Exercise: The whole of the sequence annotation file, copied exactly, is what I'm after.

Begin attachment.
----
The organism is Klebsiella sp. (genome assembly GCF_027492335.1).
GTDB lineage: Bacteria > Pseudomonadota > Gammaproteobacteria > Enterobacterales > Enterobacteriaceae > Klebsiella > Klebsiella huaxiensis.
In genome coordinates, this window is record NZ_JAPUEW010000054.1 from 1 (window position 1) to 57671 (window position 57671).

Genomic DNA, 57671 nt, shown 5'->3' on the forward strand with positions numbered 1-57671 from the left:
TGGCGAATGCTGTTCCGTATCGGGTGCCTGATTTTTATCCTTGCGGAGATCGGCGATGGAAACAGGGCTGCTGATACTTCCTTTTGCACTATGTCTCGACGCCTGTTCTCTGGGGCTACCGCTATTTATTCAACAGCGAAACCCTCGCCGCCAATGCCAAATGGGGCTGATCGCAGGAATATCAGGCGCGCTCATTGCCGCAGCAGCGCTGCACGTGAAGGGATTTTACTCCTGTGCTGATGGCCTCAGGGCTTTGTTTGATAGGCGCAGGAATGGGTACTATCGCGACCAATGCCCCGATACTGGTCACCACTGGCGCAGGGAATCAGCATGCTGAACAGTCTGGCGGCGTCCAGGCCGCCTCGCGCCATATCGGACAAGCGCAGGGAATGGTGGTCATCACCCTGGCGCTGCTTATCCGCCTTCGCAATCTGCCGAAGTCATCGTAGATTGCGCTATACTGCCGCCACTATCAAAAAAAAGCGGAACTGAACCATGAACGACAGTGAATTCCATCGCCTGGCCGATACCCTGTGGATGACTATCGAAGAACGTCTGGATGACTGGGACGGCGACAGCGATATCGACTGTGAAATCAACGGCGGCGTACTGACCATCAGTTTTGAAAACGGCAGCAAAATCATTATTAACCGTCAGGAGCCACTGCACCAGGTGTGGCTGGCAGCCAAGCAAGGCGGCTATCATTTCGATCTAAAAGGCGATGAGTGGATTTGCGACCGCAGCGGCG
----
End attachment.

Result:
The organism is Klebsiella sp. (genome assembly GCF_027492335.1).
GTDB lineage: Bacteria > Pseudomonadota > Gammaproteobacteria > Enterobacterales > Enterobacteriaceae > Klebsiella > Klebsiella huaxiensis.
In genome coordinates, this window is record NZ_JAPUEW010000054.1 from 1 (window position 1) to 57671 (window position 57671).

Genomic DNA, 57671 nt, shown 5'->3' on the forward strand with positions numbered 1-57671 from the left:
TGGCGAATGCTGTTCCGTATCGGGTGCCTGATTTTTATCCTTGCGGAGATCGGCGATGGAAACAGGGCTGCTGATACTTCCTTTTGCACTATGTCTCGACGCCTGTTCTCTGGGGCTACCGCTATTTATTCAACAGCGAAACCCTCGCCGCCAATGCCAAATGGGGCTGATCGCAGGAATATCAGGCGCGCTCATTGCCGCAGCAGCGCTGCACGTGAAGGGATTTTACTCCTGTGCTGATGGCCTCAGGGCTTTGTTTGATAGGCGCAGGAATGGGTACTATCGCGACCAATGCCCCGATACTGGTCACCACTGGCGCAGGGAATCAGCATGCTGAACAGTCTGGCGGCGTCCAGGCCGCCTCGCGCCATATCGGACAAGCGCAGGGAATGGTGGTCATCACCCTGGCGCTGCTTATCCGCCTTCGCAATCTGCCGAAGTCATCGTAGATTGCGCTATACTGCCGCCACTATCAAAAAAAAGCGGAACTGAACCATGAACGACAGTGAATTCCATCGCCTGGCCGATACCCTGTGGATGACTATCGAAGAACGTCTGGATGACTGGGACGGCGACAGCGATATCGACTGTGAAATCAACGGCGGCGTACTGACCATCAGTTTTGAAAACGGCAGCAAAATCATTATTAACCGTCAGGAGCCACTGCACCAGGTGTGGCTGGCAGCCAAGCAAGGCGGCTATCATTTCGATCTAAAAGGCGATGAGTGGATTTGCGACCGCAGCGGCG